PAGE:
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Date published: 2012/03/12
The BBC says:
People in England are being offered help to climb onto or up the housing ladder as the government's mortgage indemnity scheme launches.
Building firms and taxpayers will be co-guarantors on new homes bought by existing or first-time buyers.
The government hopes the NewBuy scheme - supported by Barclays, NatWest and Nationwide - will help people to borrow up to 95% of the value of new homes.
Critics argue the scheme is just a ruse to help the construction industry.
Under NewBuy, the builder pays 3.5% of the sale price into a special account held by the lending bank for seven years.
Taxpayers will provide additional guarantees of 5.5% but that money will be called upon only in the event of a major property crash.
The scheme is being unveiled on the same day Prime Minister David Cameron confirmed the extension of the right-to-buy discount to up to £75,000 for social housing tenants.
Under that scheme, those who have had five years in a council house could receive a 35% discount, with an extra 1% for each added year up to a maximum of £75,000.
Tenants in flats will get 50% off after five years, with 2% added yearly. The government says the cash raised from the sales will be put towards new "affordable homes for rent".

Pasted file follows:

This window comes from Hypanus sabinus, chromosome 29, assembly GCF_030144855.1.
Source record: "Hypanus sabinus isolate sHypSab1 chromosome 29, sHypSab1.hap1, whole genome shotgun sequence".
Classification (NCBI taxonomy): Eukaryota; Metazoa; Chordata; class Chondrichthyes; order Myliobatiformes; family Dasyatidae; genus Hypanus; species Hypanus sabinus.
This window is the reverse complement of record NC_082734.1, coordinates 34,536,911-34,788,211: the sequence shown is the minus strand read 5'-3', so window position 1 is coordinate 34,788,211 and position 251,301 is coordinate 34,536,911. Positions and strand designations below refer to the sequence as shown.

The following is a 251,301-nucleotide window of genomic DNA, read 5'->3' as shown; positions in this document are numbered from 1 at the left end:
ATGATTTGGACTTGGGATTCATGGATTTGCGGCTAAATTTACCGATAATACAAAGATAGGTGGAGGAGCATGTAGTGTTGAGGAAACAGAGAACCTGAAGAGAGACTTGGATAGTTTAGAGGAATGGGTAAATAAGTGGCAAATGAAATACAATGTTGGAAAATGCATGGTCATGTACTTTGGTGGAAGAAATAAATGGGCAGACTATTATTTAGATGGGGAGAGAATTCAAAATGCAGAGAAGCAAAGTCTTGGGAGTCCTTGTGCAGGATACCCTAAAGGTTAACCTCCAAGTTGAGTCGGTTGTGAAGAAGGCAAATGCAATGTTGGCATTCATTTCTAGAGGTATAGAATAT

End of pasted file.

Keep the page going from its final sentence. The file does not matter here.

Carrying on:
It is Economics 101 that any government subsidy of mortgages (which this guarantee effectively is) will just increase house prices, so that in the end everyone is worse off, except for developers. This mortgage guarantee does not even pretend to be anything else. House prices are damagingly high in the UK and the government needs to find ways to manage a decline, not artificially keep them high.
The council house discounts are far, far worse. The government is saying that rather than buying a flat, people might as well arrange their circumstances so as to be eligible to move into a council flat, and then, hey presto, after only five years rent they have managed to buy a flat for half price. Needless to say, this ought to irritate the hell out of anyone who has had to pay, say, 15 years of a mortgage before half owning a flat. The house discount is not much better. But Cameron has obviously decided to go for the same cynical ploy as Thatcher did all those years ago, where those who benefit from this undeserved free gift are grateful to the Tories, and everyone else (who are in effect paying for it) just shrugs their shoulders. Needless to say, with these huge discounts, there is no way that the government will be able to come even close to replacing the lost social housing, without a huge government injection of extra cash.
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